“Tell me something. What do they do to murderers in this country?”
“Not a damned thing,” Helene said soothingly, “when they have Malone for a lawyer.”
Rice keeps her focus on a tight group of suspects, and an ever-increasing roster of victims, as murder after murder erupts, with no seeming pattern or reason to any of it, but then she’s very good at this type of plotting (“Anything that seems as crazy as this is bound to make sense,” Malone insists at one point) and has a very tight hold on what develops. Sure, there’s that extended drinking sequence in the middle, complete with a redundant visit to psycho-psychologist Dr. Leonardo Hennessey, but for all its busy-ness you never lose track of what’s happened or who the people involved are, and Malone’s explanation come the end is an ingenious piece of double reframing that must surely set the record for brevity in reasoning out a puzzle plot. “Coincidence has a long arm, but not quite that many elbows” is a neat summary of what unfolds here…in fact, it’s so perfect, I might start using that in real life.
On the serious side of things, Rice is never out of her depth, either. The final line of chapter 9 heralded a development I had not seen coming, the final line of chapter 14 is a striking one, and Malone, for all his flexible morals, has a sense of obligation and the underlying seriousness of lives being at stake:
The flashlight caught his face for a moment, and Jake saw that it was gray white and very tired.
“I shouldn’t have let this happen,” Malone said slowly. “I should have known… I’m to blame. This one is on me.”
As I’m starting to realise is standard for Rice, the characters are easy to invest in because they’re easy to buy as real people. From Mona McClane, who “wouldn’t suffer from shock after a mass dynamiting”, to the possibly too chic and demure Lotus Allen (“Any man who did take a second look at her would probably take a great many more, and approving ones. It was the second look that would be the hurdle.”) to amateur photographer Pendley Tidewell who has apparently never photographed anything before, to the mysteriously unhelpful ladies’ help Louella White, Rice always finds a way in to make these people more than simply interesting, as if there’s a life behind them which a longer book less focussed on so neat and tight a plot would have time to explore. And clearly Rice liked something about one of them, adopting Michael Venning as a nom de plume for three novels in the years after writing this.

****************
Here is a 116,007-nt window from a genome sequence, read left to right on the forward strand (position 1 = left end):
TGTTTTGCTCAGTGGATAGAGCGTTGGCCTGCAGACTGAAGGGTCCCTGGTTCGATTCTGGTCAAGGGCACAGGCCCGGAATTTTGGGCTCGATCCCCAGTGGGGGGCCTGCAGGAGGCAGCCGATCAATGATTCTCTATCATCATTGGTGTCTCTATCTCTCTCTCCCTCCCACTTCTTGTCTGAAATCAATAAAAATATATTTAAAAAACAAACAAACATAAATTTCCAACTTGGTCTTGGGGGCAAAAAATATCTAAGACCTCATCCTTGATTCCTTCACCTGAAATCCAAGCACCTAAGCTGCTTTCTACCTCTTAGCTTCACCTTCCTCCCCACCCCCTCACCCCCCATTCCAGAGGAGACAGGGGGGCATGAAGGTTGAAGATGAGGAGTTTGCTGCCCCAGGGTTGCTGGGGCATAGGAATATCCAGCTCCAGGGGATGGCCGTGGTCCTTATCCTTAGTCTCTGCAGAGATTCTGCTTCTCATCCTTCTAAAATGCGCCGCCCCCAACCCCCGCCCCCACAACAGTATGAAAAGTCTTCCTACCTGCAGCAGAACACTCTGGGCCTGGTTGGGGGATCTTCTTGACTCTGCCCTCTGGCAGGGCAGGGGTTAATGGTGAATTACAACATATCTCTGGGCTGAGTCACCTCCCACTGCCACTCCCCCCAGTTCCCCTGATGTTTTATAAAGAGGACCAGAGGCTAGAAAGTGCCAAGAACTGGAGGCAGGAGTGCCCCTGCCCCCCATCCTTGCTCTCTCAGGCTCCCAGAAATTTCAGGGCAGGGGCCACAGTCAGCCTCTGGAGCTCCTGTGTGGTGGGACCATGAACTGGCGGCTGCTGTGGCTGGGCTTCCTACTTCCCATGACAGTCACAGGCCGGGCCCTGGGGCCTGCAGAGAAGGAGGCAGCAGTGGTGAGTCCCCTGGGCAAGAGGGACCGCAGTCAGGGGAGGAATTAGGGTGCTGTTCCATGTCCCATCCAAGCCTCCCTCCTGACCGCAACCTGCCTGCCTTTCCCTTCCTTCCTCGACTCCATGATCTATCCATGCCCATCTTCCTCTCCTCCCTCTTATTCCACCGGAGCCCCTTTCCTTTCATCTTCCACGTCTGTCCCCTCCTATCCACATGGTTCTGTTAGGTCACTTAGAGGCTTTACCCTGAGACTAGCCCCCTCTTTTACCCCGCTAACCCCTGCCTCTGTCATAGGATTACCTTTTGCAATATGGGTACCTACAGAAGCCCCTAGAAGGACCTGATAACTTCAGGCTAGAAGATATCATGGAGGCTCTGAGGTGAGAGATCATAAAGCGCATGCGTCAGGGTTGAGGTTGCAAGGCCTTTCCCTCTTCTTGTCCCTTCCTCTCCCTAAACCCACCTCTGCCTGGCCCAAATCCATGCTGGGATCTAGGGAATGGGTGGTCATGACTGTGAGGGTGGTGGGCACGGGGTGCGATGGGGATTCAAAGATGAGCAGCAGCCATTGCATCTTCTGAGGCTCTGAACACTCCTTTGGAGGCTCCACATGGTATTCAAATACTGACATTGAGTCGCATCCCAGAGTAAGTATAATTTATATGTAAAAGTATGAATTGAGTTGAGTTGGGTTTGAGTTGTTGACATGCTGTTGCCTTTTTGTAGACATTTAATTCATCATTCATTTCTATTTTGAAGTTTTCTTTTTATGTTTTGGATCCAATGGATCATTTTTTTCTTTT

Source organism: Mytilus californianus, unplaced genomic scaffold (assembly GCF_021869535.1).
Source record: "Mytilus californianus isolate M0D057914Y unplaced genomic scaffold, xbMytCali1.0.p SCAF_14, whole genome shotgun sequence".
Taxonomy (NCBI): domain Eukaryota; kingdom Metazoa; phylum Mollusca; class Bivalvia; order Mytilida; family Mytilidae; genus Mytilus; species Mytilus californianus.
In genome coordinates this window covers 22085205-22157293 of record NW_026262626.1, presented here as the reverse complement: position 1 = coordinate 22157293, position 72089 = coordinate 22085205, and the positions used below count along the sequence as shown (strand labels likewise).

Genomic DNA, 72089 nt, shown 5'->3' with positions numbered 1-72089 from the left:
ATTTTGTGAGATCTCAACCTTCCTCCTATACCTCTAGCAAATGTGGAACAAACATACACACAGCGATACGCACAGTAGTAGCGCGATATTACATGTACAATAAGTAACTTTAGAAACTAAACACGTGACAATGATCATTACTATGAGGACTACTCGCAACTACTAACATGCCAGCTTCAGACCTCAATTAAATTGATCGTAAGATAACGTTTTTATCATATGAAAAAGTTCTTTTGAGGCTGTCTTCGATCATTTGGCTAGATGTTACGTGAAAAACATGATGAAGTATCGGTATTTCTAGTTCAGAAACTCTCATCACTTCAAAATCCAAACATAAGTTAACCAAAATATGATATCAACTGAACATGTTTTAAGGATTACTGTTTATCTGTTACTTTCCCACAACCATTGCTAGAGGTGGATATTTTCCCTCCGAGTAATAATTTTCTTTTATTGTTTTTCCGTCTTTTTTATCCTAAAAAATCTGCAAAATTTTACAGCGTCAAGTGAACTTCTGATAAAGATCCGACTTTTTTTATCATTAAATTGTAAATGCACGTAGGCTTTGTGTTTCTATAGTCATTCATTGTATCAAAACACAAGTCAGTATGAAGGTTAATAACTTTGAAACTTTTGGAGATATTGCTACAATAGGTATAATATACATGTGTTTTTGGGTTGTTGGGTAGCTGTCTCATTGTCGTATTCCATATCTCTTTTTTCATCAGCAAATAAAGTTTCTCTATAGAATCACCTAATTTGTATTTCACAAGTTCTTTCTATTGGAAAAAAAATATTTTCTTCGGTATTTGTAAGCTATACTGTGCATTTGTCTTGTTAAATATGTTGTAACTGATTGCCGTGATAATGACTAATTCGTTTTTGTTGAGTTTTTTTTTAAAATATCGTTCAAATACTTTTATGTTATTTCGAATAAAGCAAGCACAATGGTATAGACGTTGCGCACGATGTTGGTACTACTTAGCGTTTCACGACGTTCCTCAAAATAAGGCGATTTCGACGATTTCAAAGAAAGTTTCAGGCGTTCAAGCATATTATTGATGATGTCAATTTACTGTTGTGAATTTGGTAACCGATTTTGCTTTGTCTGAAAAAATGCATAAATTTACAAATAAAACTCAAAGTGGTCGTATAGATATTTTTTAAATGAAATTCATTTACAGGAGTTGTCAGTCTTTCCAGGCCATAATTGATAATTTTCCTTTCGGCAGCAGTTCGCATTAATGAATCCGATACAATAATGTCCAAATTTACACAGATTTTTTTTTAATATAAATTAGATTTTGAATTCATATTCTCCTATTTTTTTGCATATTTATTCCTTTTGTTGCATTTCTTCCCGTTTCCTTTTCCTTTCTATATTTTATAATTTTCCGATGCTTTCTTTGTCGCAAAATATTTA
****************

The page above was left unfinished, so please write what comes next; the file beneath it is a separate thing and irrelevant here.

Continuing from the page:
I’m fighting the urge to pepper the end of this review with more quotes, but there’s so much here to enjoy not to, though I’m having trouble choosing between Malone waking up after finally catching up on a sleepless night (“One arm and part of one leg were paralyzed. Probably for life.”), Jake — living apart from Helene for reasons I’ll leave you to discover — having “managed to make [his apartment] look like the bottom of a squirrel cage”, and countless others…
“Do you know how long it’s possible for a human being to exist entirely on alcohol?”
“No,” Jake said. “Someone always sobered me up before I had a chance to find out.